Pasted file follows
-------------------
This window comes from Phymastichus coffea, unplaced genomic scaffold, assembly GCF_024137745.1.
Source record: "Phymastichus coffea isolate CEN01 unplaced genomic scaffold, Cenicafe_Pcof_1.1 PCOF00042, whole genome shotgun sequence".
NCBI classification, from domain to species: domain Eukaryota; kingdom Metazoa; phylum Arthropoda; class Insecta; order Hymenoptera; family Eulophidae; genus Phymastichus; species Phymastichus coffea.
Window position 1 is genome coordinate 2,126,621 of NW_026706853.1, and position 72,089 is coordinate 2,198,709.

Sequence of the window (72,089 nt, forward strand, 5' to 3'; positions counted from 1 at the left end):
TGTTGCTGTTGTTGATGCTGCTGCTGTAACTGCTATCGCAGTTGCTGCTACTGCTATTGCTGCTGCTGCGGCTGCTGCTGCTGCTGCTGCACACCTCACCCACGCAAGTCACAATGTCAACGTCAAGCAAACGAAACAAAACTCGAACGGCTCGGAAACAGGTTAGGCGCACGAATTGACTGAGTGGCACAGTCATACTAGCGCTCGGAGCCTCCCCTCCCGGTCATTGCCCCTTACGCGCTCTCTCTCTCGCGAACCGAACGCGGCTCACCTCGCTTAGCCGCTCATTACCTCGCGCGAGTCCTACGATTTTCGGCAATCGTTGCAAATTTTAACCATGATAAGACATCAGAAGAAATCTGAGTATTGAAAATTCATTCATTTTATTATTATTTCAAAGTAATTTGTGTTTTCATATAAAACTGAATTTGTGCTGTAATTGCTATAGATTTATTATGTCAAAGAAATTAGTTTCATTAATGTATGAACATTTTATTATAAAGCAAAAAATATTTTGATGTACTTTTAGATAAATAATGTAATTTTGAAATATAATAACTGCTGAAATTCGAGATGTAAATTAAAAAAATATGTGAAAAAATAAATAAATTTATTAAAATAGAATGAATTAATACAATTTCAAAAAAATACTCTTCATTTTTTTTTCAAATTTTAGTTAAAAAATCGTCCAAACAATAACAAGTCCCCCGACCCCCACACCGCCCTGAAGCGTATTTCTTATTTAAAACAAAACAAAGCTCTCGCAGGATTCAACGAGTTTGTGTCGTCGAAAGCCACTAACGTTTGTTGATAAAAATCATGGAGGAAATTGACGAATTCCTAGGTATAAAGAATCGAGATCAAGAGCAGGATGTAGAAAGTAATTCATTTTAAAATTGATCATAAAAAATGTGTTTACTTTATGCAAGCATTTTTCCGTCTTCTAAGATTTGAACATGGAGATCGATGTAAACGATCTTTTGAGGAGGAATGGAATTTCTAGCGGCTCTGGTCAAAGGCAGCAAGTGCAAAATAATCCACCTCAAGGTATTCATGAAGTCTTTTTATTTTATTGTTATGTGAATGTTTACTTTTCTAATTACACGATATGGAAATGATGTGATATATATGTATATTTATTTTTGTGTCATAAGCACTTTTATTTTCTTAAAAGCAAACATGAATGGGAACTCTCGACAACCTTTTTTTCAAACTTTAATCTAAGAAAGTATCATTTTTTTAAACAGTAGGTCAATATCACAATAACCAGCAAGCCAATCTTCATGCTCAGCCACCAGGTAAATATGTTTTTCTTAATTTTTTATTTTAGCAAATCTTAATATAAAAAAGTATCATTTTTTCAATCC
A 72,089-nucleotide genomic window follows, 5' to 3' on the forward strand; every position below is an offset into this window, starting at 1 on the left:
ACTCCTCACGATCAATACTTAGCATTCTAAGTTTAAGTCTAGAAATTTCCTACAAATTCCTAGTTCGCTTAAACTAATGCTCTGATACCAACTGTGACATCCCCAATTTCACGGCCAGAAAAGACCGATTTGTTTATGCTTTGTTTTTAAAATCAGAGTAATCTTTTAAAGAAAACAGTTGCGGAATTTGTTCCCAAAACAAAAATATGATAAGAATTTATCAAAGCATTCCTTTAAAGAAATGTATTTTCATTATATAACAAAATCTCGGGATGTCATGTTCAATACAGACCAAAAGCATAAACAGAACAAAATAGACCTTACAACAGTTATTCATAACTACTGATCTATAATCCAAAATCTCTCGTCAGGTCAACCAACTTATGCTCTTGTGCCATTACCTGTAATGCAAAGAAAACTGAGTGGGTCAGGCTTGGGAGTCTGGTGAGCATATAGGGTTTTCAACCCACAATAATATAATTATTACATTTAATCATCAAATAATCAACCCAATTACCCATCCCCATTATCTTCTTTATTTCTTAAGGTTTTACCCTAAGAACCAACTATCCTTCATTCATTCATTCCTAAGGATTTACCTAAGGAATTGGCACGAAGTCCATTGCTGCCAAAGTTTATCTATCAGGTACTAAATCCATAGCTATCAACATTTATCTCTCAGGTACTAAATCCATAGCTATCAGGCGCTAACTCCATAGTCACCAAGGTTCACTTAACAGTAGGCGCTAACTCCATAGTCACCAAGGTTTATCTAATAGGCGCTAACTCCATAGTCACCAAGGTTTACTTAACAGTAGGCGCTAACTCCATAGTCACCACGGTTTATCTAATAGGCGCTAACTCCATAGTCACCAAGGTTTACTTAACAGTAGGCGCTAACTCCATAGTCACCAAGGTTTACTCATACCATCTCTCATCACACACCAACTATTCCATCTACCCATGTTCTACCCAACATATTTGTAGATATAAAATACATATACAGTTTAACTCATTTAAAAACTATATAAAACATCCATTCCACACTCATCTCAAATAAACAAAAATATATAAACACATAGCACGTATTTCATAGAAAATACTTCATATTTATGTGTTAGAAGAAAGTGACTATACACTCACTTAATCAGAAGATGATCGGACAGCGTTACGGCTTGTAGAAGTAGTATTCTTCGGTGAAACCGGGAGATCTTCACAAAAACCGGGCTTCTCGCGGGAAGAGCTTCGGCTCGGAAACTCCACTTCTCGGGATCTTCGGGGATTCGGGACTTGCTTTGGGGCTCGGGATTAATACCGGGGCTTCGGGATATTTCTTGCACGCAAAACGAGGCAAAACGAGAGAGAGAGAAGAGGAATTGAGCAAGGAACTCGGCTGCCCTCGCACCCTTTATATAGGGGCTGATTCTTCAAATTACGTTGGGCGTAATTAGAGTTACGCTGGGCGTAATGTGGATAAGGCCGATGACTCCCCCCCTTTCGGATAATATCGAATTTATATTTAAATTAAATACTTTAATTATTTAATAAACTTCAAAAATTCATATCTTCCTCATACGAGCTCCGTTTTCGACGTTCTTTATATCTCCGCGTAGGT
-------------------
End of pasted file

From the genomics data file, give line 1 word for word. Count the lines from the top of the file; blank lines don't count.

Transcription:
This window comes from Phymastichus coffea, unplaced genomic scaffold, assembly GCF_024137745.1.